The Federal procurement world is perceived in the industry as constantly shifting, endlessly tinkered with, and restlessly unstable.  It is a fairly common pattern for a top-down initiative or policy change to be broadcast by the Government, only to be met by a hostile chorus of hardened, reactionary contractors prepared to list every reason why any given change is a bad one.  The best way to remedy this troubling pattern is to provide feedback before an impactful announcement or change is made.  Sometimes, it appears that opportunity for feedback prior to a change is inadequate.  However, even when the opportunity is granted, studies show that most contractors still do not seize it.  The present day offers two such high-profile efforts at preliminary transparency.

GSA’s Class Deviation RFI

As of March 20, 2015, GSA has released a RFI that strongly encourages contractor feedback.  It is in the best interest of many contractors to read it carefully and respond to GSA by the due date of April 20, 2015.  The somewhat verbose Notice is entitled “Notice of a Class Deviation To Address Commercial Supplier Agreement Terms Inconsistent With Federal Law”.

The impetus for creation of this RFI is the frequent interference that Commercial Supplier Agreements run into when clashing with incompatible Federal law.  These discrepancies are larger and growing larger as Commercial Supplier Agreements spread from technology acquisition to various other areas. The general idea is to minimize time and resource-consuming negotiation by setting a clear order of precedence, deviating from FAR regulations and giving greater considerations to commercial interest.  This has the potential to benefit contractors, so an opportunity to endorse or otherwise comment on this initiative should not be passed up.

OFPP’s Acquisition 360 Initiative

The Office of Federal Procurement Policy, headed by Anne Rung, has shown an unrelated but equally large-scale request for contractor feedback through the Acquisition 360 initiative.  360 refers to the circular nature of the program, in which the contracting office and program office rate each other.   One potential drawback has been identified: this is a survey-oriented approach, which places it at risk for being overlooked or glossed over by a public that has grown weary of the sheer number of surveys pitched at it.  Other than this limitation, the survey questions appear to have been crafted from a perspective of an organization seeking measurable gains.  Whether the initiative succeeds or fails hinges largely on how actionable this feedback actually turns out to be.  This remains to be seen, and will go a long way in determining the overall benefits of Acquisition 360.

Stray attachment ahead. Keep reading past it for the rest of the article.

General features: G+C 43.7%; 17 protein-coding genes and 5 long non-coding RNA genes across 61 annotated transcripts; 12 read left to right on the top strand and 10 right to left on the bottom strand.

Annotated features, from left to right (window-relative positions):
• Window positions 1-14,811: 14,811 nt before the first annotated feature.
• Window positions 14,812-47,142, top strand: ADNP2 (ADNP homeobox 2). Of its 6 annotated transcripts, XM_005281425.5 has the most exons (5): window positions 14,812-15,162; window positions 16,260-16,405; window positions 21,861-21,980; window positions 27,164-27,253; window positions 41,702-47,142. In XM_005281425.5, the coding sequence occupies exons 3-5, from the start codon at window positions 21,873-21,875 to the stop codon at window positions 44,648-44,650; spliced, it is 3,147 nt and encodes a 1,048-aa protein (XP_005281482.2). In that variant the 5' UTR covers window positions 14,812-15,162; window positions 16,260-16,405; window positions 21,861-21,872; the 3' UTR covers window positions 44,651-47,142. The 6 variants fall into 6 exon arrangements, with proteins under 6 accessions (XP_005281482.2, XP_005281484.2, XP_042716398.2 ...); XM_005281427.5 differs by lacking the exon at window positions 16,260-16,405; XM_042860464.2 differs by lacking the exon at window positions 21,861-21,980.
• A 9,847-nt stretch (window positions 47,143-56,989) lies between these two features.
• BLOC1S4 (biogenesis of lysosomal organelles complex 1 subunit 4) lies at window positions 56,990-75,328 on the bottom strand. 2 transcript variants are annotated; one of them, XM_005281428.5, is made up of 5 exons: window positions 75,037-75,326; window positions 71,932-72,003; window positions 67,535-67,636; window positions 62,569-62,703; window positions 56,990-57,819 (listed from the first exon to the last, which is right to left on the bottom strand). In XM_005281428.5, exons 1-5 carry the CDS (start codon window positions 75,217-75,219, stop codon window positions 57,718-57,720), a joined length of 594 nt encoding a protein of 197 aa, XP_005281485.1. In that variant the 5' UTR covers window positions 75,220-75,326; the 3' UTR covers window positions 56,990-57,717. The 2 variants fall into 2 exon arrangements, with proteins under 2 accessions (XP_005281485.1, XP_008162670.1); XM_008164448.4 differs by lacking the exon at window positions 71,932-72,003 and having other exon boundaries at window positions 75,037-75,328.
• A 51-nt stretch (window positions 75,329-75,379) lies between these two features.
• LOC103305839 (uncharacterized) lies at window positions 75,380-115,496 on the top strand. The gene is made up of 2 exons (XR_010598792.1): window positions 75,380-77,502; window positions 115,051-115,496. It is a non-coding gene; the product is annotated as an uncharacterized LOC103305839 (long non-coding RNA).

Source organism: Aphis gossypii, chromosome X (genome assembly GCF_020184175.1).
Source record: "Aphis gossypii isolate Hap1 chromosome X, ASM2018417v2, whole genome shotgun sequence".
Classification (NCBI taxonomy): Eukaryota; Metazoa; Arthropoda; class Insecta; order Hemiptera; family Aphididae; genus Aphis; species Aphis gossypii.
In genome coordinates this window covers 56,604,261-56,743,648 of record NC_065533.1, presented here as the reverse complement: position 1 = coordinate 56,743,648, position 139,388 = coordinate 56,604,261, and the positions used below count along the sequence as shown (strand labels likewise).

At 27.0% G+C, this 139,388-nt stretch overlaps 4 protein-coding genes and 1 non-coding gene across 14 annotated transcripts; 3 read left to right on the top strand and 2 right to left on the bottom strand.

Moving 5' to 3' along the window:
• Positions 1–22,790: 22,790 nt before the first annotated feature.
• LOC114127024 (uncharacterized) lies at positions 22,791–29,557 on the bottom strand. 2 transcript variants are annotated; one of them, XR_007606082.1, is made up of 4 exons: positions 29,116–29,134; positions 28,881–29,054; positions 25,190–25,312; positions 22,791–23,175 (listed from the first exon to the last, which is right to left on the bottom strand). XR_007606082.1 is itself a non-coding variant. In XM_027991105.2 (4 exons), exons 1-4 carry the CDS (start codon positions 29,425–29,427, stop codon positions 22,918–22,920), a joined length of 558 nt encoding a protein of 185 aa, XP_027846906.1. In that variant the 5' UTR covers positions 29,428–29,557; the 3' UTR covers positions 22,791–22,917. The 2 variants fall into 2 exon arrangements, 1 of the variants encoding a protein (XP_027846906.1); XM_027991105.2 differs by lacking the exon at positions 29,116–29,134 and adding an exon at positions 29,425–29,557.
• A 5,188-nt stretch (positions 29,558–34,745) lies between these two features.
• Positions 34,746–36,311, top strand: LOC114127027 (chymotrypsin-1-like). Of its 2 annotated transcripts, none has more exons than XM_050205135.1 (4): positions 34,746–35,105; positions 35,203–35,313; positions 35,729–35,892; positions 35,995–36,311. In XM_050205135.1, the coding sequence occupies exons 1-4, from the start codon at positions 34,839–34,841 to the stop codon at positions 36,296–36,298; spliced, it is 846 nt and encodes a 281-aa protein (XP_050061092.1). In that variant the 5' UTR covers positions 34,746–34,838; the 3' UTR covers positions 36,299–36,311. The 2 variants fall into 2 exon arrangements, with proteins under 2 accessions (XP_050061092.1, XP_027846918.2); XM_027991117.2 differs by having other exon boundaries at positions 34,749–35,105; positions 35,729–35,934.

Conclusion

Whether one of these feedback initiatives affects you; or both do; or neither does but you still have an opinion; it is encouraged that contractors get in the habit of seizing these opportunities to make their voices heard.   With greater feedback comes more attention from the Government and hopefully, more opportunities for feedback.  Eventually, the goal is to turn the federal Government procurement marketplace into an increasingly transparent entity, ultimately reducing the size and scale of the bastion of naysayers that comes forward to denounce each upcoming Government initiative as foolish and unilateral.  March 2015 is as good as any place to start.

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